'74-C. Liability of a railway administration for animals or goods carried at owner's risk rate.-(1) When any animals or goods are tendered to a railway administration for carriage by railway and the railway administration provides for the carriage of such animals or goods either at the ordinary tariff rate (in this Act referred to as the railway risk rate) or in the alternative at a special reduced rate (in this Act referred to as the owner's risk rate), the tendered to be carried at owner's risk rate, until the sender or his agents elects in writing to pay the railway risk.
(2) Where the sender or his agents elects in writing to pay the railway risk rate under sub-section (1), the railway administration shall issue a certificate to the consignor to that effect.
(3) When any animals or goods are carried or are deemed to be carried at owner's risk rate, a railway administration shall not be responsible for any loss, destruction or deterioration of or damage to such goods from any cause whatsoever except upon proof that such loss, destruction, deterioration or damage was due to negligence or misconduct on the part of the railway administration or of any of its servants.'
This section applies when the railway provides two alternative rates for the carriage of goods and when the sender does not pay the railway risk-rate. In such a case the Railway Administration is not responsible for any loss, destruction or any deterioration of or damage to such goods from any cause whatsoever, except upon proof that such loss, destruction, or damage was due to negligence or misconduct on the part of the Railway Administration or of any of its servants.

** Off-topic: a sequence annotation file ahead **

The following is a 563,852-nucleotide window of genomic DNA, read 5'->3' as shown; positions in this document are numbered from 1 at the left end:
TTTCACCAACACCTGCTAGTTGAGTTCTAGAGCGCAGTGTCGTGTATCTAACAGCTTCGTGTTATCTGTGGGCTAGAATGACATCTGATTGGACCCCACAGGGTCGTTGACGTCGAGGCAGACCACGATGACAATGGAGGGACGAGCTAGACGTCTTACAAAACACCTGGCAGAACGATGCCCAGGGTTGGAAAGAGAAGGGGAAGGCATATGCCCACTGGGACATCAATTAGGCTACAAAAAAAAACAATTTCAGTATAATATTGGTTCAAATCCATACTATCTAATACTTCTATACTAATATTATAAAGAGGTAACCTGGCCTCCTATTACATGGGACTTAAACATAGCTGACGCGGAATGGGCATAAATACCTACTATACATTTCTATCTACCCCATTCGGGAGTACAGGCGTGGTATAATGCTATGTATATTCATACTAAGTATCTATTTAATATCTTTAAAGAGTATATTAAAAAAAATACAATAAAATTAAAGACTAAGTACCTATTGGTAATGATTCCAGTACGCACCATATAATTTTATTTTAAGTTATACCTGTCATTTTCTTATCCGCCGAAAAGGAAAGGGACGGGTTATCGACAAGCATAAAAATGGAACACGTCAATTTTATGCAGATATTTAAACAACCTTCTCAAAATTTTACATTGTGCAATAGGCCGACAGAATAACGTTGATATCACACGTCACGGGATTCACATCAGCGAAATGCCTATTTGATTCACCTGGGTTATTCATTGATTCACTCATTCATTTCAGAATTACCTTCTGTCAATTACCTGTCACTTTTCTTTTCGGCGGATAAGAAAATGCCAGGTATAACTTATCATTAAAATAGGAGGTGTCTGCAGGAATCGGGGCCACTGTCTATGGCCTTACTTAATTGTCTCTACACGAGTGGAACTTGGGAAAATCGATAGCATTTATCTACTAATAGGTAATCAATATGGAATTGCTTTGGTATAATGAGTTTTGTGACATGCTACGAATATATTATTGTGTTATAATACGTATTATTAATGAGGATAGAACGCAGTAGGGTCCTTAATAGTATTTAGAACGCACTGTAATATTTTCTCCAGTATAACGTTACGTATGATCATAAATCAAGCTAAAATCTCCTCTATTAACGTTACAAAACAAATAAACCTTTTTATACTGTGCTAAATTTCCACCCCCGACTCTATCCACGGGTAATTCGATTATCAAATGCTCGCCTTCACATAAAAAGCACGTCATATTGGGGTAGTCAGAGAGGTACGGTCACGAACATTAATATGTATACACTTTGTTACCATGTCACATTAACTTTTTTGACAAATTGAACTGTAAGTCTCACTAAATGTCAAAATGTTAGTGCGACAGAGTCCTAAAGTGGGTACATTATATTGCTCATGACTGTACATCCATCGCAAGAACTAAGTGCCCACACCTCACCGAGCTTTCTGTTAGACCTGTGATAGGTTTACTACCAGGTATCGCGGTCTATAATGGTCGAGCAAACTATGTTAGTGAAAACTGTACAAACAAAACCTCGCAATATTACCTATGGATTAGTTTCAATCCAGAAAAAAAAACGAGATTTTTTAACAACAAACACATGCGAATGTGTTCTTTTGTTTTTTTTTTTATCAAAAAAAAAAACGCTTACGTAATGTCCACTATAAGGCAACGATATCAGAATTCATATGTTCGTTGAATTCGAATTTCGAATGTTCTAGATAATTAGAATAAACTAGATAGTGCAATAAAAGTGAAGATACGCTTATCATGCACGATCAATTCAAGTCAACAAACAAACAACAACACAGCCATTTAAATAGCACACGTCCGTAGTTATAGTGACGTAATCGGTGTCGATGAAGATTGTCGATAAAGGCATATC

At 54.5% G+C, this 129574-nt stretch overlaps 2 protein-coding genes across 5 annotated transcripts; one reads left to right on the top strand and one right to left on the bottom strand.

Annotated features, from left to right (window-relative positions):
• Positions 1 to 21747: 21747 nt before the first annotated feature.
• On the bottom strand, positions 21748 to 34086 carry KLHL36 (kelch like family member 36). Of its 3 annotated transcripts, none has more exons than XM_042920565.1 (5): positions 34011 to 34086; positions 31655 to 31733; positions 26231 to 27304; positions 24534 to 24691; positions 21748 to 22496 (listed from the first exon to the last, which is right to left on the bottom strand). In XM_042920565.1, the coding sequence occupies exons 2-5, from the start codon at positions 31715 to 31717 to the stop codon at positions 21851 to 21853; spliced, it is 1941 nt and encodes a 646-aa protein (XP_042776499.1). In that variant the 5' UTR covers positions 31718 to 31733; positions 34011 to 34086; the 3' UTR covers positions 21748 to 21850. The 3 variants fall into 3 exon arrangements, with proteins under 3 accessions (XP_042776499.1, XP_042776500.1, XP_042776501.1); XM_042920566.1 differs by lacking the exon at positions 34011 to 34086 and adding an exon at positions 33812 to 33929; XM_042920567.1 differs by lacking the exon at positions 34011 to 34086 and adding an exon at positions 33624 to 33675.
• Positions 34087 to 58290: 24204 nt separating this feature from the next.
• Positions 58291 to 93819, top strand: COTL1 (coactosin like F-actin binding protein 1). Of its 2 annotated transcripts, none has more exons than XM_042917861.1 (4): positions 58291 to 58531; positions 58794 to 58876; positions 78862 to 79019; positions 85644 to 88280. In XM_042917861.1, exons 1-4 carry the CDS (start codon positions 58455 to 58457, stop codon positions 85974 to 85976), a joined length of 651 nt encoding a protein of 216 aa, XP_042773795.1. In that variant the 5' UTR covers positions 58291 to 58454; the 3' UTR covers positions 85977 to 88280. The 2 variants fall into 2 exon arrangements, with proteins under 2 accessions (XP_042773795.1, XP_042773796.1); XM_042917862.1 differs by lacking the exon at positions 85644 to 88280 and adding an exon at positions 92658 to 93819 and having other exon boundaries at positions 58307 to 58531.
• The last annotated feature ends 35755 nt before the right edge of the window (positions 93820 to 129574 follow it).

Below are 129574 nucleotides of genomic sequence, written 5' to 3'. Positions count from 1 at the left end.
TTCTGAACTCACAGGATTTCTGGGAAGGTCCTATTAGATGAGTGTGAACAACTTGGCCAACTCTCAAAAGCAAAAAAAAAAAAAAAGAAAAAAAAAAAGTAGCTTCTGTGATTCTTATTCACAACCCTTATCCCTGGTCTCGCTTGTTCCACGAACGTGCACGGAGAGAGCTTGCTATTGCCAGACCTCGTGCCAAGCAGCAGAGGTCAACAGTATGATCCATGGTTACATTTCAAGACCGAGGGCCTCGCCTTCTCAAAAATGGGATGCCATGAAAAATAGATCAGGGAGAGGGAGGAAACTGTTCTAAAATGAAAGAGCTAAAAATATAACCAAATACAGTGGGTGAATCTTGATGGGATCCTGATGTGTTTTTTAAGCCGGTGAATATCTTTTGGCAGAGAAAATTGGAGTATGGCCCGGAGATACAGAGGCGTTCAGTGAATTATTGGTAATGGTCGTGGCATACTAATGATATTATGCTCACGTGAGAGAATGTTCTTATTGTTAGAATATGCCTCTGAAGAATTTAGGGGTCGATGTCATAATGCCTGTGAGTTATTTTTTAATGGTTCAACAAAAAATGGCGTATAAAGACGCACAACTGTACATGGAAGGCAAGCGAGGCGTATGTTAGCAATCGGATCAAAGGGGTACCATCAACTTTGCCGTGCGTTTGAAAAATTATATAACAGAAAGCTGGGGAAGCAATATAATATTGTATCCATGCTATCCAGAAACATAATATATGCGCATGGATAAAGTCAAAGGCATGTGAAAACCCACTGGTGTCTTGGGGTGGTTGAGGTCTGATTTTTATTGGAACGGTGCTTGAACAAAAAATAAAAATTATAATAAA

(5) In the instant case, in the written statement of the railways it is admitted that the damage was due to rain water having entered through the crevices of the door of the wagon. The goods are described as 'Jarda tobacco' and for 'Jarda tobacco' the railway rules provide that the packing condition shall be according to the classification P/10 in Chapter IX of the Goods Tariff. The packing classification P/10 is described as follows: 'Must b in baskets or mats, securely packed in gunny.'
It is not necessary that there should be double gunny bags, but there is no evidence to show that tobacco was in baskets or mats. In any case it is clear that the damage actually caused was not due to the defective packing and therefore for provision of S. 74-A of the Railways Act are not attracted. Section 74-A applies only when goods are liable to damage, leakage, wastage or deterioration as a consequence of their defective condition or as a consequence of defective or improper packing. But the railways are entitled to rely on S. 74-C of the Act because for 'Jarda' or country-manufactured tobacco two rates are provided, namely, under the general classification P/10 at railway risk and under the general classification P-9 at the reduced rate i.e., at the owner's risk. Two rates are provided for this type of goods, and the owner did not pay the special rate for railway risk but elected to send the goods at his own risk as stated in his forwarding note. Section 74-C therefore applies to the facts of this case and unless the plaintiff proves either misconduct or negligence on the part of the Railway Administration, or of any of its servants, he would not be entitled to recover any damages.